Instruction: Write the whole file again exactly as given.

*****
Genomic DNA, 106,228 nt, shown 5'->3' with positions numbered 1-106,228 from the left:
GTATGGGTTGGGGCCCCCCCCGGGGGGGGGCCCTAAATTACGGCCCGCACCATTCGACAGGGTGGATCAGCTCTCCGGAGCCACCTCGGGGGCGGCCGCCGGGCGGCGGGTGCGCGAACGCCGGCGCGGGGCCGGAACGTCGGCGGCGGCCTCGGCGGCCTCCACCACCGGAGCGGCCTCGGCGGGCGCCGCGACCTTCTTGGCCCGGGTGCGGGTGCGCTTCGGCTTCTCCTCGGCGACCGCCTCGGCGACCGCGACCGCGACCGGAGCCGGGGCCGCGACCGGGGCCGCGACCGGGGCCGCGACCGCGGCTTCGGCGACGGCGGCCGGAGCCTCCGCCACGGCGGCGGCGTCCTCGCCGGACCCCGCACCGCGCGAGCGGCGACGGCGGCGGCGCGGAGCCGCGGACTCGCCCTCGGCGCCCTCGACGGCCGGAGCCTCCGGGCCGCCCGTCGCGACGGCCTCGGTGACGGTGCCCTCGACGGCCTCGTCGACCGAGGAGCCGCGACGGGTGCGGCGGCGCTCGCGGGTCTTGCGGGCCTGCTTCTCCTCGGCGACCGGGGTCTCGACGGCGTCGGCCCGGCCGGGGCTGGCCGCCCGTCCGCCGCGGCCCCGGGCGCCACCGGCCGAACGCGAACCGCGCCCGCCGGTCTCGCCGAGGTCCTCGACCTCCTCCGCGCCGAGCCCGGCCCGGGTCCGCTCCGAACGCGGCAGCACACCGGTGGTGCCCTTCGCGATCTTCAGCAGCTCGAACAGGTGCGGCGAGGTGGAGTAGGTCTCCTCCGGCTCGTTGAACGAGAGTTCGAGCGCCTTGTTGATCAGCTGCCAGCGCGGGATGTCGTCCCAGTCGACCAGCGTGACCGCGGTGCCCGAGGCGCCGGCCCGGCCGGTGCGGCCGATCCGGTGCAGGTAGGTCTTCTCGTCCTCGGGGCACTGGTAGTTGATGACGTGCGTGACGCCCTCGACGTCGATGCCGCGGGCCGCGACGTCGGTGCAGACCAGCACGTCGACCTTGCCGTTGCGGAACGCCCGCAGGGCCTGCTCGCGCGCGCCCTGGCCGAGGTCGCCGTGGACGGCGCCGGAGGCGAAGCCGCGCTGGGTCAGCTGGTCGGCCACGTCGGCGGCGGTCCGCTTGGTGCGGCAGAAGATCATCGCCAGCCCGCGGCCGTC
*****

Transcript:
Genomic DNA, 106,228 nt, shown 5'->3' with positions numbered 1-106,228 from the left:
GTATGGGTTGGGGCCCCCCCCGGGGGGGGGCCCTAAATTACGGCCCGCACCATTCGACAGGGTGGATCAGCTCTCCGGAGCCACCTCGGGGGCGGCCGCCGGGCGGCGGGTGCGCGAACGCCGGCGCGGGGCCGGAACGTCGGCGGCGGCCTCGGCGGCCTCCACCACCGGAGCGGCCTCGGCGGGCGCCGCGACCTTCTTGGCCCGGGTGCGGGTGCGCTTCGGCTTCTCCTCGGCGACCGCCTCGGCGACCGCGACCGCGACCGGAGCCGGGGCCGCGACCGGGGCCGCGACCGGGGCCGCGACCGCGGCTTCGGCGACGGCGGCCGGAGCCTCCGCCACGGCGGCGGCGTCCTCGCCGGACCCCGCACCGCGCGAGCGGCGACGGCGGCGGCGCGGAGCCGCGGACTCGCCCTCGGCGCCCTCGACGGCCGGAGCCTCCGGGCCGCCCGTCGCGACGGCCTCGGTGACGGTGCCCTCGACGGCCTCGTCGACCGAGGAGCCGCGACGGGTGCGGCGGCGCTCGCGGGTCTTGCGGGCCTGCTTCTCCTCGGCGACCGGGGTCTCGACGGCGTCGGCCCGGCCGGGGCTGGCCGCCCGTCCGCCGCGGCCCCGGGCGCCACCGGCCGAACGCGAACCGCGCCCGCCGGTCTCGCCGAGGTCCTCGACCTCCTCCGCGCCGAGCCCGGCCCGGGTCCGCTCCGAACGCGGCAGCACACCGGTGGTGCCCTTCGCGATCTTCAGCAGCTCGAACAGGTGCGGCGAGGTGGAGTAGGTCTCCTCCGGCTCGTTGAACGAGAGTTCGAGCGCCTTGTTGATCAGCTGCCAGCGCGGGATGTCGTCCCAGTCGACCAGCGTGACCGCGGTGCCCGAGGCGCCGGCCCGGCCGGTGCGGCCGATCCGGTGCAGGTAGGTCTTCTCGTCCTCGGGGCACTGGTAGTTGATGACGTGCGTGACGCCCTCGACGTCGATGCCGCGGGCCGCGACGTCGGTGCAGACCAGCACGTCGACCTTGCCGTTGCGGAACGCCCGCAGGGCCTGCTCGCGCGCGCCCTGGCCGAGGTCGCCGTGGACGGCGCCGGAGGCGAAGCCGCGCTGGGTCAGCTGGTCGGCCACGTCGGCGGCGGTCCGCTTGGTGCGGCAGAAGATCATCGCCAGCCCGCGGCCGTC